Jeff Augustin’s plays have traveled north, from Haiti to Miami to New England, and now that he’s based in California, Where the Mountain Meets the Sea follows him westward.

Splitting his time between writing for the stage and for television, Augustin is at a turning point. “I’m having a moment in my life where I’m questioning what inspires me,” he says. He’s reckoning with the distance that comes with leaving home and spending less time with the Haitian culture that so closely influenced his creative genesis. But he’s also encountered an even wider range of experience and geography he can draw from. “Land—location—is always where I start a story, because it always determines the rhythm of it,” he reflects. The youngest of seven, Augustin is one of the only members of his family born in the United States rather than Haiti, and he grew up surrounded by the lore of his elders. “Storytelling is so important in my family,” Augustin notes. His mother always thought he’d be a writer because of how he played as a child. “I created all these stories and played all the characters,” he recalls. His sibling nearest to him in age was five years older, leaving him alone with his imagination.

Augustin’s first plays are set in Haiti, and in Miami with Haitian characters. Cry Old Kingdom takes place in 1964, at the cusp of either repression or revolution as Haitian president François “Papa Doc” Duvalier consolidates power. Augustin’s mother moved to America in 1979, and much of the play comes from recollections of her childhood. The Last Tiger in Haiti follows its characters, a group of teenagers who use Haitian story tradition as an escape from their lives, as they move from Haiti to Miami. And Miami is the setting of Little Children Dream of God, a play that riffs on Augustin’s mother’s arrival in the U.S.

Earlier in his career, Augustin was wary of how his writing represented Haiti, until he read Haitian-American writer Edwidge Danticat’s essay collection Create Dangerously: The Immigrant Artist at Work. In the book, Danticat describes her struggle with what she could write about Haiti, following backlash from Haitians who read her acclaimed 1994 novel Breath, Eyes, Memory. Learning how Danticat, whom Augustin considers “the most authentic Haitian novelist ever,” dealt with the same pressures he felt, Augustin made peace with his relationship to Haiti. “You write what you know, and I’m writing the Haitian stories I know—my mom’s, my dad’s, my family’s experiences,” he explains. “There will be other Haitian writers with other perspectives.”

Augustin left Miami to attend Boston College and has moved around ever since. “In a couple of years, I’ll have lived at least half my life home and half my life not home,” he observes. His time in Boston and later New York informed his play The New Englanders, which depicts a mixed-race family in a small New England town and premiered at Manhattan Theatre Club last fall.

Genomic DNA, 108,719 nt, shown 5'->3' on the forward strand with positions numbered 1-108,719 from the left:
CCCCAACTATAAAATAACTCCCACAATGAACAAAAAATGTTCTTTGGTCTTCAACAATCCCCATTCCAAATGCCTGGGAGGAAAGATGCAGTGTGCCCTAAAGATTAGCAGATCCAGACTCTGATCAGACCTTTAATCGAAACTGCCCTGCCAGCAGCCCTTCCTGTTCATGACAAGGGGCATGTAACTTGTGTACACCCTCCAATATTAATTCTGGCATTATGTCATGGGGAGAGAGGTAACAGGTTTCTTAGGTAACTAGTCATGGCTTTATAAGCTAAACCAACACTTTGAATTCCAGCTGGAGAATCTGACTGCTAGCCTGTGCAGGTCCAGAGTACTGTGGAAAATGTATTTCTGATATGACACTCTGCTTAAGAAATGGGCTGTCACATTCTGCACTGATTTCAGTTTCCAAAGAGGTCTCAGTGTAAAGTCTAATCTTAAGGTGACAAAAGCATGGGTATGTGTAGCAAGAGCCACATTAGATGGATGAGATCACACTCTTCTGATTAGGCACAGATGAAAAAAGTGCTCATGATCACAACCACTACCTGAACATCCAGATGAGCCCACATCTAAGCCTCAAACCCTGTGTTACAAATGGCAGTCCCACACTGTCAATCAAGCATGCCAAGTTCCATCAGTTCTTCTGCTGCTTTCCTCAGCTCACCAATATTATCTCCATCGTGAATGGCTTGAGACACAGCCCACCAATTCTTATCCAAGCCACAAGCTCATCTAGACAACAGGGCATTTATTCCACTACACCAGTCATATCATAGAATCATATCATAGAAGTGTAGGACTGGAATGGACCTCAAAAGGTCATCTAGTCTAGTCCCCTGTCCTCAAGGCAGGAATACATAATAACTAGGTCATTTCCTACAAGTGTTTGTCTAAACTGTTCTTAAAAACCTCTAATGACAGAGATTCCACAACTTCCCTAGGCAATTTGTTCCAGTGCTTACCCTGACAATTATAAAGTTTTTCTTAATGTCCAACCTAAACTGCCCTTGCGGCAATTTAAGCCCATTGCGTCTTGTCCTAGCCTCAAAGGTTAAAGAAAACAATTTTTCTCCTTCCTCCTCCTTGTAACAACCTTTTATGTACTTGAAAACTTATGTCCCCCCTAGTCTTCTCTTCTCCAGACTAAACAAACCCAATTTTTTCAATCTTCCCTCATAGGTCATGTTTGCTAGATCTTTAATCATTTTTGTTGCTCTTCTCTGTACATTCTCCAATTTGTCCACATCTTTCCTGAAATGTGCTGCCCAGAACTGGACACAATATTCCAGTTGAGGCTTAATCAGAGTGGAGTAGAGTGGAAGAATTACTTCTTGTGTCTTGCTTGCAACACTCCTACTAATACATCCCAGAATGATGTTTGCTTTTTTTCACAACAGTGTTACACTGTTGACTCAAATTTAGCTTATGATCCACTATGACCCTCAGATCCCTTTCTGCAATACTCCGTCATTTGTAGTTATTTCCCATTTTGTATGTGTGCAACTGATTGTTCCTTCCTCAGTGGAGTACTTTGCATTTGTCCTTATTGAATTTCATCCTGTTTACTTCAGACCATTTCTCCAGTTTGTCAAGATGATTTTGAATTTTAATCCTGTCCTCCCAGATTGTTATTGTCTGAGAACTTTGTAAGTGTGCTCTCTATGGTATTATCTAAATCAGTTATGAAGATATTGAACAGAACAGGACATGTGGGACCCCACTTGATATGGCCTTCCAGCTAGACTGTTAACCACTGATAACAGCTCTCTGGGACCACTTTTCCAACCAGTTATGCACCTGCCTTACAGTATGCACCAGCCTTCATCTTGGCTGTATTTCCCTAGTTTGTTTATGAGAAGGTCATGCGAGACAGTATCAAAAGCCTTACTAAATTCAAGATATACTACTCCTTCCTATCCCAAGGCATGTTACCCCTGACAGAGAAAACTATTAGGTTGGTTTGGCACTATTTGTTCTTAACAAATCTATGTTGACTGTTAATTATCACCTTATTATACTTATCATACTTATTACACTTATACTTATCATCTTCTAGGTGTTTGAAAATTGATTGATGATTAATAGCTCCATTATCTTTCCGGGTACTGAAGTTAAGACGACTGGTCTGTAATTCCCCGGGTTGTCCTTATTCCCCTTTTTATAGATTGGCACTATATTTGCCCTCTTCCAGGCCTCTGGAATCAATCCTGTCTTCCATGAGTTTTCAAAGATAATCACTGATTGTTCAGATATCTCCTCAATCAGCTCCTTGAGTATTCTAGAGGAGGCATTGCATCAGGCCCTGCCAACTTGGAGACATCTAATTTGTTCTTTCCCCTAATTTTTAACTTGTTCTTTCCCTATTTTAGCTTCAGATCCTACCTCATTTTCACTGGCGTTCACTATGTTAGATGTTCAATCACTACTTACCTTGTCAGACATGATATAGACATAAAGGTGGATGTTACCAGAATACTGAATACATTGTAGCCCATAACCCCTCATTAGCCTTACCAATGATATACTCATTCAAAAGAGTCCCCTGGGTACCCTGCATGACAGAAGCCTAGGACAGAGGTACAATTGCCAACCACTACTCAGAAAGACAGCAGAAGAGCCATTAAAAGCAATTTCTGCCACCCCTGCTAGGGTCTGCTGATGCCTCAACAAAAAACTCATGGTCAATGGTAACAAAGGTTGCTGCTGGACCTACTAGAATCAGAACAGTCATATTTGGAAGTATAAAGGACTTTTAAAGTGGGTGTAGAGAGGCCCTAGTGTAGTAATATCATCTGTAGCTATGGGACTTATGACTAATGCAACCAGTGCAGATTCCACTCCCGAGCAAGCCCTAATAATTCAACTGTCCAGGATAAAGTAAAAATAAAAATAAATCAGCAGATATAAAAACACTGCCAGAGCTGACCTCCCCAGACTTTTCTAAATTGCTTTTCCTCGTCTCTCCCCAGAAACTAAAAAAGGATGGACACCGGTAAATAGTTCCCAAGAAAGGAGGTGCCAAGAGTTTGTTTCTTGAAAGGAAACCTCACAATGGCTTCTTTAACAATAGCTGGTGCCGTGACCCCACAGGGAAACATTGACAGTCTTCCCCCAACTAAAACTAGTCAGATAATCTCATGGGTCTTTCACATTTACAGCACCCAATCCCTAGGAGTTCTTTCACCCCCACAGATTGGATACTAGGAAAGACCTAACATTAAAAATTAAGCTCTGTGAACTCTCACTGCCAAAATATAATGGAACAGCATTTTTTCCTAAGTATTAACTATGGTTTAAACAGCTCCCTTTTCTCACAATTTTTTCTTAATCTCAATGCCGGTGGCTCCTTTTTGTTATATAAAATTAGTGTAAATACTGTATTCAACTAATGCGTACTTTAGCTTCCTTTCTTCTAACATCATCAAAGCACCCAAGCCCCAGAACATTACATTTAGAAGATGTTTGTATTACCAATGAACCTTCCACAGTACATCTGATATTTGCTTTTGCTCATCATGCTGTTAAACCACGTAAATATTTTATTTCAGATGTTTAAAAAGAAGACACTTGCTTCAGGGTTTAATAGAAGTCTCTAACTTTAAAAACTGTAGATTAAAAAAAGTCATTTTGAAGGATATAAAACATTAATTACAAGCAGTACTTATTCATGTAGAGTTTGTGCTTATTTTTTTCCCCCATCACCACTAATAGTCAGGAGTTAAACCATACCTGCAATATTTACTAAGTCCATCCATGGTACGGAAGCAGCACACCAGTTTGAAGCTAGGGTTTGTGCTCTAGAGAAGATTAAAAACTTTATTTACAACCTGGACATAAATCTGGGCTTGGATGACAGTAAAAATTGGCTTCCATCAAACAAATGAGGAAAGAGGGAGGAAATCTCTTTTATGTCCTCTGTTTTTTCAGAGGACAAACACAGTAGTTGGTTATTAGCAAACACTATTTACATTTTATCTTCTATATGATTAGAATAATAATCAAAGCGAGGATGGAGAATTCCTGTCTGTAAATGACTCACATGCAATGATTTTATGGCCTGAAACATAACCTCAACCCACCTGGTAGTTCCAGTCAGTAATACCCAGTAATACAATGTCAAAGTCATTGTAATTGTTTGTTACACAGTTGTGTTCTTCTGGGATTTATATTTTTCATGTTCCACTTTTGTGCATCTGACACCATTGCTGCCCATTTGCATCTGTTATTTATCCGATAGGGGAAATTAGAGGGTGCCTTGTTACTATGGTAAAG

Land—location—is always where I start a story, because it always determines the rhythm of it.

The more he’s seen of the U.S., the more Augustin questions the meaning of “American.” He’s always been aware of his own hyphenated American identity, especially relative to his Haitian-born siblings, but his questioning goes further than that. “This country is huge,” Augustin says. “Everyone is so different; every place is so different. There is no single America.” Co-writing the bluegrass-infused That High Lonesome Sound, a 2015 Humana Festival commission created for the Professional Training Company, deepened his appreciation for Southern Appalachia in particular, a region he revisits in Where the Mountain Meets the Sea.

Through all his cross-country journeys, Augustin has picked up not only the sound and language of each place, but also collaborators such as Where the Mountain Meets the Sea dramaturg Sarah Lunnie, a
classmate from Boston College, and the production’s director, Joshua Kahan Brody, whom he met in graduate school at the University of California, San Diego. Brody directed both Little Children Dream of God at UCSD and the co-world premiere of The Last Tiger in Haiti at La Jolla Playhouse and Berkeley Repertory Theatre, and Augustin is excited to return to the Humana Festival with an incredibly close friend at the helm. “I gravitate toward certain artists, people who swim in the same pool of curiosity as me, and I just don’t let them go,” Augustin says of his artistic community.

This community includes Actors Theatre, which Augustin considers a home for his work. Cry Old Kingdom premiered in the 2013 Humana Festival, while he was still a graduate student; it was his first professional production. He’s returned to the Festival twice since then: in addition to That High Lonesome Sound, Augustin was commissioned for another PTC collaboration, 2017’s The Many Deaths of Nathan Stubblefield. Looking back at the Jeff Augustin who wrote Cry Old Kingdom as he anticipates this year’s Humana Festival, he remarks on how he’s come further into his own voice, and left behind perfectionism.
“My toolbox has become larger,” Augustin adds. “I’m more willing to fail now than I was back then. I’m more willing to explore.”

—Kathryn de la Rosa